K Land, Glamorous Thug Life…

All my eggs are in other baskets today.

My daughter is visiting her mom. She is doing pretty good considering!

Peppermint Mixing Spoon

I put my daughter on the spot and told the nurse in charge of activities that she is an excellent piano player. I tell her she has a gift and should use it.

A New Cousin!

The Thirteen Year Veteran of Life is at a friend’s house.

His friends are well mannered and have all the outward fixings of “Yes Maam, No Sir” and button down shirts tucked in with a belt.

Today, I guarantee they will be a cutting ties of polite society for the certainty of scrapes, severed fingernails and torn clothing.

Roughhousing and playing in the woods is part of what makes boys men. Sometimes I think the boy never goes away.

No one is home and I am not feeling an adventure with my Beloved in the hospital.

Don’t tell….We were playing “footsie”

I did decide took a quick look at my childhood stomping grounds after dropping my daughter off.

Now, I will tell you upfront, If you are queasy or squeamish, let the rest of this post go. I feel like telling a tale in a particular way and it is not for everyone.

Time to leave if you are in any way easily triggered. I warned you.

Circle and Airport is no place to fool with in Colorado Springs and was worse 30 years ago. It was called “K Land” for the Kmart at the top of a hill nearby.

Gang violence between California Crips and Bloods was a daily event in K Land. One pair of apartments in the area had a blue side and a red side and sometimes people died representing these colors.

This was so common that the police had RVs with squad cars parked nearby so they could respond faster to the area.

Children mimic what they see oftentimes.

As a result, I had my first fight at 6 years old at the doorstep of this house.

The door was locked, he was shoving me and I shoved back. Fists landed and he got hurt, returning with his brother for round two..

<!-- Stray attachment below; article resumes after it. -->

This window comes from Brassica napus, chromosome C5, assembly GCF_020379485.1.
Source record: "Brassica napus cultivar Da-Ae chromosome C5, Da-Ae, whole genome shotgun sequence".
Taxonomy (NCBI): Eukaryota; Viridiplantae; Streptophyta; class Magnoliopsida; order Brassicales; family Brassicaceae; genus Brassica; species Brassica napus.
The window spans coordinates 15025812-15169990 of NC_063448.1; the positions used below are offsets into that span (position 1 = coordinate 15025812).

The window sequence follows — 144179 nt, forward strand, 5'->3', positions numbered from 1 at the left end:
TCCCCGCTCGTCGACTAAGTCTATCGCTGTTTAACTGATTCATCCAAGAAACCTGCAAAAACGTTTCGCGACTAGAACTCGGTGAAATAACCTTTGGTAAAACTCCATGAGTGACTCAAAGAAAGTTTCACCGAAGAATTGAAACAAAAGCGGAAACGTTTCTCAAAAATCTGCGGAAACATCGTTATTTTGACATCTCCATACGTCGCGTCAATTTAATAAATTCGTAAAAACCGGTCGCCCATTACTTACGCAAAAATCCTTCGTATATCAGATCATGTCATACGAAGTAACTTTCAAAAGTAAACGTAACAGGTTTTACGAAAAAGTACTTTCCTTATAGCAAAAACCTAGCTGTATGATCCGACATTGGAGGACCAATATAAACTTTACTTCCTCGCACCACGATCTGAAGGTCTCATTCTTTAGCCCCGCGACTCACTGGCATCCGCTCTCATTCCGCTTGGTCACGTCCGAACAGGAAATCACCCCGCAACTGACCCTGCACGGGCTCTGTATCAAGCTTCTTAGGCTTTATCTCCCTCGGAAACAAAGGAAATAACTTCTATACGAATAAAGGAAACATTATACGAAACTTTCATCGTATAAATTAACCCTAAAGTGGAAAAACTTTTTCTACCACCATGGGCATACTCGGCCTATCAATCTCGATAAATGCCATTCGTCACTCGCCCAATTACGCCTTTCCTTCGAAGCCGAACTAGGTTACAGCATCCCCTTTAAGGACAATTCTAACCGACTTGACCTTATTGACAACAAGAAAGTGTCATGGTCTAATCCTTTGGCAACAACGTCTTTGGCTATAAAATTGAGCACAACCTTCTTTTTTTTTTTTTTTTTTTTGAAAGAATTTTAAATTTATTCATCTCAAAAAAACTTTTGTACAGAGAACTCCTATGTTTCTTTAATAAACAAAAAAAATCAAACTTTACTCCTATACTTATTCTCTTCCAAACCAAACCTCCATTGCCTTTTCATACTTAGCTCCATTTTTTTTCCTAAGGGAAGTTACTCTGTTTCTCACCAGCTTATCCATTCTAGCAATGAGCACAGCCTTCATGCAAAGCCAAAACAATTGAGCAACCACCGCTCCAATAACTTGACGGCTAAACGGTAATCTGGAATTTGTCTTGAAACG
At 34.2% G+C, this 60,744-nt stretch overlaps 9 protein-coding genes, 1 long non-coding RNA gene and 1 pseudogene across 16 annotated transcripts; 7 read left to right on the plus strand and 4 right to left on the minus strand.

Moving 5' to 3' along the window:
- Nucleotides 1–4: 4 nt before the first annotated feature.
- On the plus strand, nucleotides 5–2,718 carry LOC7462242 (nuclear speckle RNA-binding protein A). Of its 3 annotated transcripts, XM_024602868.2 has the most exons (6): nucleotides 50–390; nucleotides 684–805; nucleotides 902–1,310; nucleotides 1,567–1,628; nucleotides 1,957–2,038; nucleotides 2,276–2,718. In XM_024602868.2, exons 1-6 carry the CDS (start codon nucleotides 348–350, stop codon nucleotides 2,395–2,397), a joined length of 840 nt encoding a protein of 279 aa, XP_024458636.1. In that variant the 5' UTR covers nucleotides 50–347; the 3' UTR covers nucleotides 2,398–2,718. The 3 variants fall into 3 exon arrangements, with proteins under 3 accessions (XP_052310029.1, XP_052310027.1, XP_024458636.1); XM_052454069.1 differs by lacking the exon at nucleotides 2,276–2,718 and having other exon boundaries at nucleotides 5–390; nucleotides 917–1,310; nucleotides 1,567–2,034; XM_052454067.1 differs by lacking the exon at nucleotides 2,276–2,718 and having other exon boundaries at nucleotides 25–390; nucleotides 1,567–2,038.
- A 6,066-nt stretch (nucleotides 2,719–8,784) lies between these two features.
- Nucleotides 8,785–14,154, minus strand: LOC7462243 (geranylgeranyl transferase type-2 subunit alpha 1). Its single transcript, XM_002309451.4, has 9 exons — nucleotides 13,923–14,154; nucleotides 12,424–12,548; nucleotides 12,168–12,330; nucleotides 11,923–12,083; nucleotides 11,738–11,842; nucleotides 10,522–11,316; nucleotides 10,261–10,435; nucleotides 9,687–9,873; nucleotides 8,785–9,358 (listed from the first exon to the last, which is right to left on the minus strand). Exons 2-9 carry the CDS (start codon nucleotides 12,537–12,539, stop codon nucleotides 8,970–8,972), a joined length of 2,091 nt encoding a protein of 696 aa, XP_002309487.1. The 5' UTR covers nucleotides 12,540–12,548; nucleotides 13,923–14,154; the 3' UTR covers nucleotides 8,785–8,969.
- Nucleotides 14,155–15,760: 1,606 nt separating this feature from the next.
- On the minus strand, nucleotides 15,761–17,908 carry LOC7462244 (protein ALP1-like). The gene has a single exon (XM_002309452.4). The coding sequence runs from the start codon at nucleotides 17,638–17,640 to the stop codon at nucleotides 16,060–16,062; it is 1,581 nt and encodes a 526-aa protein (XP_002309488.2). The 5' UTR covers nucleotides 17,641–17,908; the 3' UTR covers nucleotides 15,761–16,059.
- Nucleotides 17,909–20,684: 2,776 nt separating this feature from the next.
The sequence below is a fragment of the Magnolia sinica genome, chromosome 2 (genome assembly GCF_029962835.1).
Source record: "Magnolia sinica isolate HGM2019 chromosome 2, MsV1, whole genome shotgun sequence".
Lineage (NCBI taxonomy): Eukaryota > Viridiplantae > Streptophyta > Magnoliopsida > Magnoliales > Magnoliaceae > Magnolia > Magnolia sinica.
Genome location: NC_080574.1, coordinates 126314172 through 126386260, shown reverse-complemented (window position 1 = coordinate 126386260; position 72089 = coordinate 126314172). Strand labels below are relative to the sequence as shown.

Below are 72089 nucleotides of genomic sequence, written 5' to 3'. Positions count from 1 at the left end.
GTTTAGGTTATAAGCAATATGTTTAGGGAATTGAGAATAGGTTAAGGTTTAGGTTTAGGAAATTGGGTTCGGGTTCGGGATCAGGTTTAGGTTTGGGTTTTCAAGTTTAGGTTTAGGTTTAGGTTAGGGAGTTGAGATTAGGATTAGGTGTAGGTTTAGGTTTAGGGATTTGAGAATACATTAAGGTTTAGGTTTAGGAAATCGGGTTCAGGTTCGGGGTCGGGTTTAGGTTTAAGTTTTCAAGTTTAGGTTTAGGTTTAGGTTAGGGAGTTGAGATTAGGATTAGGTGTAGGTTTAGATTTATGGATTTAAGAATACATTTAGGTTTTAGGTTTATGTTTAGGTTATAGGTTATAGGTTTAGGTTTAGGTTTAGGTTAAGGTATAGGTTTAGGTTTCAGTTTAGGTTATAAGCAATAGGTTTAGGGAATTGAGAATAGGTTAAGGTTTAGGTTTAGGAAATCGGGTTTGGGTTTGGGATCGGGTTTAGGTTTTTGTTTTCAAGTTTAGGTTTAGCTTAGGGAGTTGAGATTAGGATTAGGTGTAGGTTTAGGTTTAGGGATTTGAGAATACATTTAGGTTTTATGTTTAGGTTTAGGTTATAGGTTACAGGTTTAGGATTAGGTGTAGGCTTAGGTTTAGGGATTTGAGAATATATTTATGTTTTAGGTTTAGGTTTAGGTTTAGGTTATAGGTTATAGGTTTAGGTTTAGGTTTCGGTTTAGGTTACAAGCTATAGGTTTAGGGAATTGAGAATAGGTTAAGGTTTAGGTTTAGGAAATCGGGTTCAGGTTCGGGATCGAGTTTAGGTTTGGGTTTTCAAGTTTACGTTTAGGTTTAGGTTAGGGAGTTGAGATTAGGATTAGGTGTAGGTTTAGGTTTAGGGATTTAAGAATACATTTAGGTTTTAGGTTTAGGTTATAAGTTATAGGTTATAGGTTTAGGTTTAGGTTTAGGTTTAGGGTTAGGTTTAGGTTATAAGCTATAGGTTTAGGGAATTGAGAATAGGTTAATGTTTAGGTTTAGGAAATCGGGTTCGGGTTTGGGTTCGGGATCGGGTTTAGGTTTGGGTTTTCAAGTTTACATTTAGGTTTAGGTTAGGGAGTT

The second fight was at the gate several minutes later and I learned hood style respect the hard way.

I became good friends with the two I initially fought. Gerrod was my age and Josiah his older brother was two years older.

From them I quickly learned to fight for control of my yard and then my street. I learned about alliances and a little of leveraging influence, as well as numerous bad habits.

Josiah was trying hard to join the Crips. They didn’t want him at the moment because he was Hispanic. The Hispanic gang wouldn’t take him because he was too young.

Josiah begged to get jumped in and so they enclosed his head in duct-tape as an initiation.

Josiah almost died because they couldn’t get the tape off. I was there the whole time and they said they would kill me if I said anything or tried to help.

The duct tape incident served as a lifetime reminder not to join a gang.

Duct Tape

The kid who put the tape on Josiah’s mouth, nose, eyes and entire head was thirteen and his homies were late teens and young adults.

The Hispanic gang normally cool, and I learned how quickly someone could turn under twisted circumstances. One second we are playing army and the next we are playing for keeps.

Shortly thereafter, the thirteen-year-old was shot six times in the butt at a party. I am not sure if he is still alive, but the last time I saw him was in a wheelchair.

I am not sure who was involved in the shooting, but I wonder if Josiah’s family had a vested interest in making a statement. I am sure it has long since been figured out.

In the same timeframe, the neighbors with the trampoline got hit with a driveby.

A Drive-By is when someone takes thier car to a rival area and shoots at as they pass through. It is a cowardly act and a lot of noncombatants fall victim.

A “driveby” shooting

I found my first drive-by shell casings about 2 blocks from this makeshift Memorial. I was about 7 or 8 years old. I found out from police officers that they need them for investigations and stopped collecting them.


The picture above is at John Adams Elementary School.

I attended this school for a short time in 3rd grade. The principal carried a baseball bat for protection and to look intimidating. One time he yelled at me and I sassed him right back to save face. I wasn’t about to be a punk in front of my classmates. I thought they would have beat me up if I did not.

There wasn’t a lot of Reading, Writing, or Arithmetic going on there. The basketball was good and the rules were limited however.

I briefly shot some hoops with Fatima Maddox, now a Harlem Globetrotter. If it wasn’t this hoop, it was a similar location. She told me basketball would be her life and she was right.

John Adams Elementary

Fatima Maddox had other shooting in mind, and she has influenced a lot of people.

I hopped in the car and headed home, benchmarking where I came from and where my children are. My quick look had become long reflection.

Author: Benjamin

Benjamin Thiel is a community leader, urban farmer, and author of The Ongoing Tale at Brothers Campfire. He might know a guy...

34 thoughts on “K Land, Glamorous Thug Life…

  1. Ryan Callahan says: